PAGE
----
Posted June 13, 2011
If you’ve ever considered cutting refined sugar out of your diet, you know it isn’t easy. Sugar and corn syrup are in more than just candy and soda — they’re near the top of the ingredient lists in many savory snacks and prepared meals as well.
There are artificial alternatives like Splenda and NutraSweet, but for those who want to go the natural route, the options are a little harder to figure out. Syrups don’t bake the same way granulated sugar does, while stevia, date sugar and sucanat have different levels of sweetness from sugar, so recipes have to be adjusted to compensate.
“You try to take a family off sugar and it’s a hard transition if they’re used to the sugary stuff,” said Anita Adamson of Twin Falls. “It’s years of trying to make it work. … I don’t think I’ve ever had to throw anything completely out, but my kids would say, ‘Mom, do we have to eat this?’”
One of Adamson’s daughters was diagnosed with Type 2 diabetes a few years ago, and she said dietary changes her family has made — especially substituting stevia for sugar — have improved her daughter’s health to the point where she doesn’t have to take insulin. Adamson has also found that reducing sugars in her family’s diet has helped them prevent other illness, she said.
“Sugar will shoot your immune system in the foot; if you can keep it strong your body will fight off what’s coming around,” Adamson said.
Sweeteners made from whole grains are especially good for diabetics, said Twin Falls macrobiotic health counselor Jill Skeem. “Brown rice syrup and barley malt are made from complex grains, then are refined and become sweet,” she said. “It doesn’t have the effect of real sugar on your pancreas.”
Skeem noted that not all sugar alternatives are diabetic-friendly. Maple syrup and honey have a higher glycemic index than stevia or grain sugars, so they would be better alternatives for people who aren’t making substitutions for pancreatic reasons.
“If you can convert a recipe to honey, you can convert it to agave easily,” said Tracy Slack of Twin Falls. “We use honey, also, but my dad is sensitive to some sugars, so my mom makes our traditional apple pie with agave.”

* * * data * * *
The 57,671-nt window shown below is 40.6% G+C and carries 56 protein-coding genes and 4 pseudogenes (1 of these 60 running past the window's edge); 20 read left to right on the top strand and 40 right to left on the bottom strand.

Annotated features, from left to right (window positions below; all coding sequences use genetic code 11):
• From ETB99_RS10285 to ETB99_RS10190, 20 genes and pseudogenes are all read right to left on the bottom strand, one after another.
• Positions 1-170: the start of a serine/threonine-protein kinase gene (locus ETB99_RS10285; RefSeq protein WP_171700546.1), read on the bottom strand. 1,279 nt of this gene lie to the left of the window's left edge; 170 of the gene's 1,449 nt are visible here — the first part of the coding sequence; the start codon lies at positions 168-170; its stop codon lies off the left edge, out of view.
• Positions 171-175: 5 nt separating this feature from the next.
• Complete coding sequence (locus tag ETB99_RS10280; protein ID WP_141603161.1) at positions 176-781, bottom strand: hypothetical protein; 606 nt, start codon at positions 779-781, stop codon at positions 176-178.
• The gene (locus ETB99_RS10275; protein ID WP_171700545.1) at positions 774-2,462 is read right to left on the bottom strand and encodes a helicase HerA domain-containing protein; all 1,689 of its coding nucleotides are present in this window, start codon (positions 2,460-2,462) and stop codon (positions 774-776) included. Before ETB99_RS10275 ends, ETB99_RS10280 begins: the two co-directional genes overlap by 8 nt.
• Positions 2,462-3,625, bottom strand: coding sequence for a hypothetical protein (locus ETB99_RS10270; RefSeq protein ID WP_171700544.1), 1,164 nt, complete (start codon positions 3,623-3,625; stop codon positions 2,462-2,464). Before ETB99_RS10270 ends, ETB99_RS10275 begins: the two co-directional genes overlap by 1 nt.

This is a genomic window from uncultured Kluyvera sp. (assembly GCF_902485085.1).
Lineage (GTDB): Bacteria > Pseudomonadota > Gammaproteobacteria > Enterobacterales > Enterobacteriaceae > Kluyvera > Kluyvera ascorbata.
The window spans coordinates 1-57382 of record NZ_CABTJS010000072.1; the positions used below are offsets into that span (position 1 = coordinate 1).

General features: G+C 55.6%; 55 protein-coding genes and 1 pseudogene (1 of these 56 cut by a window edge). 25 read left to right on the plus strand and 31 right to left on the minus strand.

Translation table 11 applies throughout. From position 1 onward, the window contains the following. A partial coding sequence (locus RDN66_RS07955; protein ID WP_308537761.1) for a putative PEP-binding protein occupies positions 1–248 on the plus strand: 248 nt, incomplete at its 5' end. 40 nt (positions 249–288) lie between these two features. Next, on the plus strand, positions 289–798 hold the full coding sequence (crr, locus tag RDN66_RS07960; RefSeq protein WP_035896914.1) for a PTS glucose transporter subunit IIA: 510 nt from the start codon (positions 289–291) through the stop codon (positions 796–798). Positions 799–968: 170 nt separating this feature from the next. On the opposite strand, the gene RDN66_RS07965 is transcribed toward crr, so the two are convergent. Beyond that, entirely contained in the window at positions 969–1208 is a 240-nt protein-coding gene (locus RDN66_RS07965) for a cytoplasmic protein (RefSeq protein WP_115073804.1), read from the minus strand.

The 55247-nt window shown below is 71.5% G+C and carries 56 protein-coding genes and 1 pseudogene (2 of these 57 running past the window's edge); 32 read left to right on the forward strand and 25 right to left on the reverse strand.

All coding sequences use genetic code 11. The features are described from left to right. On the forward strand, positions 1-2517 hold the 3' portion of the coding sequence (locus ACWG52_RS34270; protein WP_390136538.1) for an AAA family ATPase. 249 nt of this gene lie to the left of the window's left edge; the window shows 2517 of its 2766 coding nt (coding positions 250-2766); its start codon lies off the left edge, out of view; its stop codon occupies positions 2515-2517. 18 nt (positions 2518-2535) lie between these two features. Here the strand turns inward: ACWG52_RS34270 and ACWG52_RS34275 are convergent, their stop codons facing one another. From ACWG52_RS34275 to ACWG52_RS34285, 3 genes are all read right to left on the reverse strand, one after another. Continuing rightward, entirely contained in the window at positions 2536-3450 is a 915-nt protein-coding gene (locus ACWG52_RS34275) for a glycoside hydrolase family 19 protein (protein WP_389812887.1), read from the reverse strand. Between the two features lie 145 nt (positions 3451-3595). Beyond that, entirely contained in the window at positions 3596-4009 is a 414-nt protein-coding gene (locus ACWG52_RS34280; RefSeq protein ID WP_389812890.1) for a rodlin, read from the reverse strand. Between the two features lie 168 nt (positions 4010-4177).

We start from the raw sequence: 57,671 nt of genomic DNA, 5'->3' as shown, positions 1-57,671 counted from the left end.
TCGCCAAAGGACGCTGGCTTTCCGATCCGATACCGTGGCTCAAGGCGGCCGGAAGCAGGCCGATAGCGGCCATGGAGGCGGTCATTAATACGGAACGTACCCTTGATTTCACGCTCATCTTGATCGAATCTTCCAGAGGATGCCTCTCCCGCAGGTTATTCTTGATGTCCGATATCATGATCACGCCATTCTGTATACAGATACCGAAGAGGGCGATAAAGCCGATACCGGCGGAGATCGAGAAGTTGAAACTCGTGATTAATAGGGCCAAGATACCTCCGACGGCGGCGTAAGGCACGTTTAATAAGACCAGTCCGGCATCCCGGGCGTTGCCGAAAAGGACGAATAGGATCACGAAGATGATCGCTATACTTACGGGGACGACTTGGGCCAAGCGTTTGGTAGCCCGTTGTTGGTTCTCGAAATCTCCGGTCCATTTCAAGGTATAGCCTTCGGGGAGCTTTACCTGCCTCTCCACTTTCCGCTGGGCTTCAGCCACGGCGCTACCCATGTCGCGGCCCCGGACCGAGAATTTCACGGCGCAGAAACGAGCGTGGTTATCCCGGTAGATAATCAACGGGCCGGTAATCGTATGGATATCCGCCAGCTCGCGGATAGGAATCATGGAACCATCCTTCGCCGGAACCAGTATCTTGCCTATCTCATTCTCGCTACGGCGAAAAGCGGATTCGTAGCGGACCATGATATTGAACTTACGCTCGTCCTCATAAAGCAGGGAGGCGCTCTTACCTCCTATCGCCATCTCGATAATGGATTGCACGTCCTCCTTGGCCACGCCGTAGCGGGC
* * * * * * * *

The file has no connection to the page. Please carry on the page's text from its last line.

People’s palates vary, with some thinking agave is sweeter than refined sugar and others thinking it’s less sweet, so she suggests trying recipes with different amounts to figure out what your family likes best. She also has used maple sweeteners, in both syrup and granulated form, and said maple sugar is a great substitute for brown sugar.
Eleanor Niska of Twin Falls used to make granola with honey but has switched to maple syrup because she finds that it sticks to the pan less during baking. Maple syrup does have a unique flavor that many people like — try substituting maple syrup for flavored syrups in a latte — but which could affect the taste of your baked goods. Do pay attention in the grocery aisle, as many “maple” pancake syrups aren’t maple syrup at all: They’re flavored corn syrup.
If you are avoiding maple syrup but miss the taste, try brown rice syrup heated with cinnamon. It’s almost the same flavor, Skeem said, but has a lower glycemic index.
Niska said cost has been a factor for her as she chooses sugar alternatives. For example, she chews gum made with xylitol instead of sucralose, but hasn’t purchased granulated xylitol to use in cooking because it is expensive; she usually turns to honey instead of agave syrup for the same reason.
No matter which natural sugar alternative you choose, you can easily find recipes online that will help you get a sense of how to use it in cooking and baking. Once you are comfortable with some of the basics — like reducing liquid when you use a syrup in place of granulated sugars — use your experience to adjust other recipes.
With a little experimentation, you’ll find that Grandma’s family-favorite cookies and Martha Stewart’s fanciest cakes can be just as delicious as you remember, without the traditional white sugar.
Ariel Hansen may be reached at 788-3475 or email@example.com.
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